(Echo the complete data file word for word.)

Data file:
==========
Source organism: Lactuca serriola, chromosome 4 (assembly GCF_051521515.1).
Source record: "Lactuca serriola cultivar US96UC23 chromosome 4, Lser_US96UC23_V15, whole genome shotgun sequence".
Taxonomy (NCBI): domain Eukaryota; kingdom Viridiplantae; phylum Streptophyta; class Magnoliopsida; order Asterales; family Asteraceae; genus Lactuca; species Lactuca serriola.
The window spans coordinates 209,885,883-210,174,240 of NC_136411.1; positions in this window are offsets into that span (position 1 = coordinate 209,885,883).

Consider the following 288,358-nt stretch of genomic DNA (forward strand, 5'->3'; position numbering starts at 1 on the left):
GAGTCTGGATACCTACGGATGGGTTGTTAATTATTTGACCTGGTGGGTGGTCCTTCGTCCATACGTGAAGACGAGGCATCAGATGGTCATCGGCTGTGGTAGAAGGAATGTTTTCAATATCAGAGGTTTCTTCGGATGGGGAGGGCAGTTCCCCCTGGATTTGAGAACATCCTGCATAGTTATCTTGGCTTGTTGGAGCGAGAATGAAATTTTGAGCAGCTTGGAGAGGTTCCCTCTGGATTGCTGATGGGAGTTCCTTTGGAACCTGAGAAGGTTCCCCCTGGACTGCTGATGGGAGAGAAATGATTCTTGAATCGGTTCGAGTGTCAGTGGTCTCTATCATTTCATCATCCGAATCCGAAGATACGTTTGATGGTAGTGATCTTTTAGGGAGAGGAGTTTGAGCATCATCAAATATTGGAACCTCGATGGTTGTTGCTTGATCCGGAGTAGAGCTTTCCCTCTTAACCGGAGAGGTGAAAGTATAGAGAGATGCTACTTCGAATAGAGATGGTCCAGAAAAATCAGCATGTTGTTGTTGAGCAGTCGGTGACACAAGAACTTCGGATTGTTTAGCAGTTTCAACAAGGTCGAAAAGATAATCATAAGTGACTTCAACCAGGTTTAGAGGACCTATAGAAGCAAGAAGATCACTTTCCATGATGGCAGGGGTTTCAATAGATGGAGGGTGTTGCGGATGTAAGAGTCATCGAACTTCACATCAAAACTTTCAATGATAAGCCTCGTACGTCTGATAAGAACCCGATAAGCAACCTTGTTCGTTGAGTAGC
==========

Source organism: Lactuca serriola, chromosome 4 (assembly GCF_051521515.1).
Source record: "Lactuca serriola cultivar US96UC23 chromosome 4, Lser_US96UC23_V15, whole genome shotgun sequence".
Taxonomy (NCBI): domain Eukaryota; kingdom Viridiplantae; phylum Streptophyta; class Magnoliopsida; order Asterales; family Asteraceae; genus Lactuca; species Lactuca serriola.
The window spans coordinates 209,885,883-210,174,240 of NC_136411.1; positions in this window are offsets into that span (position 1 = coordinate 209,885,883).

Consider the following 288,358-nt stretch of genomic DNA (forward strand, 5'->3'; position numbering starts at 1 on the left):
GAGTCTGGATACCTACGGATGGGTTGTTAATTATTTGACCTGGTGGGTGGTCCTTCGTCCATACGTGAAGACGAGGCATCAGATGGTCATCGGCTGTGGTAGAAGGAATGTTTTCAATATCAGAGGTTTCTTCGGATGGGGAGGGCAGTTCCCCCTGGATTTGAGAACATCCTGCATAGTTATCTTGGCTTGTTGGAGCGAGAATGAAATTTTGAGCAGCTTGGAGAGGTTCCCTCTGGATTGCTGATGGGAGTTCCTTTGGAACCTGAGAAGGTTCCCCCTGGACTGCTGATGGGAGAGAAATGATTCTTGAATCGGTTCGAGTGTCAGTGGTCTCTATCATTTCATCATCCGAATCCGAAGATACGTTTGATGGTAGTGATCTTTTAGGGAGAGGAGTTTGAGCATCATCAAATATTGGAACCTCGATGGTTGTTGCTTGATCCGGAGTAGAGCTTTCCCTCTTAACCGGAGAGGTGAAAGTATAGAGAGATGCTACTTCGAATAGAGATGGTCCAGAAAAATCAGCATGTTGTTGTTGAGCAGTCGGTGACACAAGAACTTCGGATTGTTTAGCAGTTTCAACAAGGTCGAAAAGATAATCATAAGTGACTTCAACCAGGTTTAGAGGACCTATAGAAGCAAGAAGATCACTTTCCATGATGGCAGGGGTTTCAATAGATGGAGGGTGTTGCGGATGTAAGAGTCATCGAACTTCACATCAAAACTTTCAATGATAAGCCTCGTACGTCTGATAAGAACCCGATAAGCAACCTTGTTCGTTGAGTAGC